If you listen carefully without interrupting, you'll learn a lot about your customers' attitudes towards your brand and service. The key words here are "without interrupting." Don't ask questions unless you really want to know the answer; don't tell customers what they think until you're sure they won't mind hearing it again. Instead, paraphrase what they say in order to let them express themselves fully. Then follow up with some kind of action plan. Here's how it works...
Customer Service Example 1:
"Hi John, I'm sorry we didn't call back yesterday to confirm our appointment time. We had trouble getting through because of a technical glitch. Are you still available today?"
Customer Service Example 2:
"Good morning Mary, my name is Brian Smith. Unfortunately, we ran out of paper towels last week. Would you please send us another box? Thank you very much!"
Here are two examples of listening skills. Notice how each person takes turns talking while the other listens attentively. Also notice that both listeners try to respond appropriately after every statement made.
Acknowledge Your Mistakes
When dealing with dissatisfied customers, you may not always know exactly which mistake led to the complaint. However, you will almost certainly discover mistakes along the way. These errors usually occur during routine transactions and create opportunities for improvement. To avoid repeating past blunders, develop systems that prevent future incidents. For instance, implement standard operating procedures whenever possible. SOPs outline any steps required prior to completion of a transaction. By following established protocols, you minimize human error.
For example, many companies use pre-printed forms to collect data from customers. Customers fill out the forms and hand them in to store clerks.
Look At The Data
Look into your data for places where customers are struggling. If you see trends developing over time, take corrective actions immediately. This will help ensure that customers receive consistent quality throughout the year. In addition, keep track of comments posted on review sites such as Yelp or Google Places. Analyze these posts and look for common themes among negative feedback. You might be surprised at the number of issues people have when interacting with your company. As long as this is happening in only a few locations, however, chances are good that you're handling the complaints effectively.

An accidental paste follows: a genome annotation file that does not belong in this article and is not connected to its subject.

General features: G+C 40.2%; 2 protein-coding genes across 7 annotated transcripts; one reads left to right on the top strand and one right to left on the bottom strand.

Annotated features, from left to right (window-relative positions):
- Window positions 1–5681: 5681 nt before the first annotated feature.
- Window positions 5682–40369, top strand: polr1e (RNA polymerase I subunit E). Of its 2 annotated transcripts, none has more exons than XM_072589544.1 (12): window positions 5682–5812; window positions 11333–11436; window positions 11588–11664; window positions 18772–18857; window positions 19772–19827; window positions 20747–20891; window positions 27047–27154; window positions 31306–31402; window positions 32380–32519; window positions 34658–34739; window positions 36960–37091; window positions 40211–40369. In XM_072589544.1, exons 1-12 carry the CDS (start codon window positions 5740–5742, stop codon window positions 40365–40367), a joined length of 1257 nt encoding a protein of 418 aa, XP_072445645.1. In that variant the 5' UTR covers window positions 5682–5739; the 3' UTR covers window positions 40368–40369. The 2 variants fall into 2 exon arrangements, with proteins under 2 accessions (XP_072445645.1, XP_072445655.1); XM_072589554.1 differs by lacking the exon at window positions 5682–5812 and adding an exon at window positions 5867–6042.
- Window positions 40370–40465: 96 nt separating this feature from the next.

Use Social Media Monitoring Tools
Social media monitoring tools allow employees to quickly scan online forums like Twitter and Facebook to spot emerging customer support concerns before they become major problems. Companies like Zendesk offer free services that provide real-time alerts based on keywords related to your industry. By analyzing tweets and blog entries, you'll gain insights into areas requiring immediate attention. Use this information to improve existing processes and add new features so you can better serve your customers.
Ask Questions About Complaints
Asking open-ended questions allows you to gather more detailed information than closed ended ones. Closed-ended questions require yes/no answers, whereas open-ended queries invite responses ranging from unhelpful to helpful.
By asking simple, direct questions, you show interest in resolving the issue rather than just passing blame. When used correctly, open-ended questions also give you insight into customer needs and expectations.
What Can Companies Learn from Customer Service Problems?
Companies have learned a lot from handling customer complaints. In fact, there are so many lessons to be gained from these experiences that we could write a book just listing them! Here are five things that companies should consider when trying to improve their customer service.
1) Listen carefully to what customers want. This includes listening not only to what they tell you but also to what they don’t say. If someone tells you something negative, take note of this information. It might help you avoid future mistakes.
2) Don’t assume that everyone wants exactly the same thing. When you hear a complaint, pay attention to whether the issue relates specifically to your business model. You may discover that certain aspects of your offering aren’t as popular as other parts.
3) Ask yourself questions before acting. Consider asking yourself such questions as: What would I like my customers to know? How does this situation relate to our brand identity? Why did this happen? Is this really worth spending resources on?
4) Think long-term. Although short term gains seem attractive, focusing solely on immediate results often leads to bigger problems down the road. Instead, focus on building relationships with your customers. By doing so, you increase the likelihood that they will return again and again.
5) Remember that no matter how good your customer service team is, sometimes bad luck happens. Even the best teams can make errors or miss opportunities. So even though it seems unfair at times, accept responsibility for failures and learn from them.
The Bottom Line
Customer satisfaction isn’t always easy. But it doesn’t need to be complicated either. As long as you keep learning from past experience, you can build a solid foundation for success.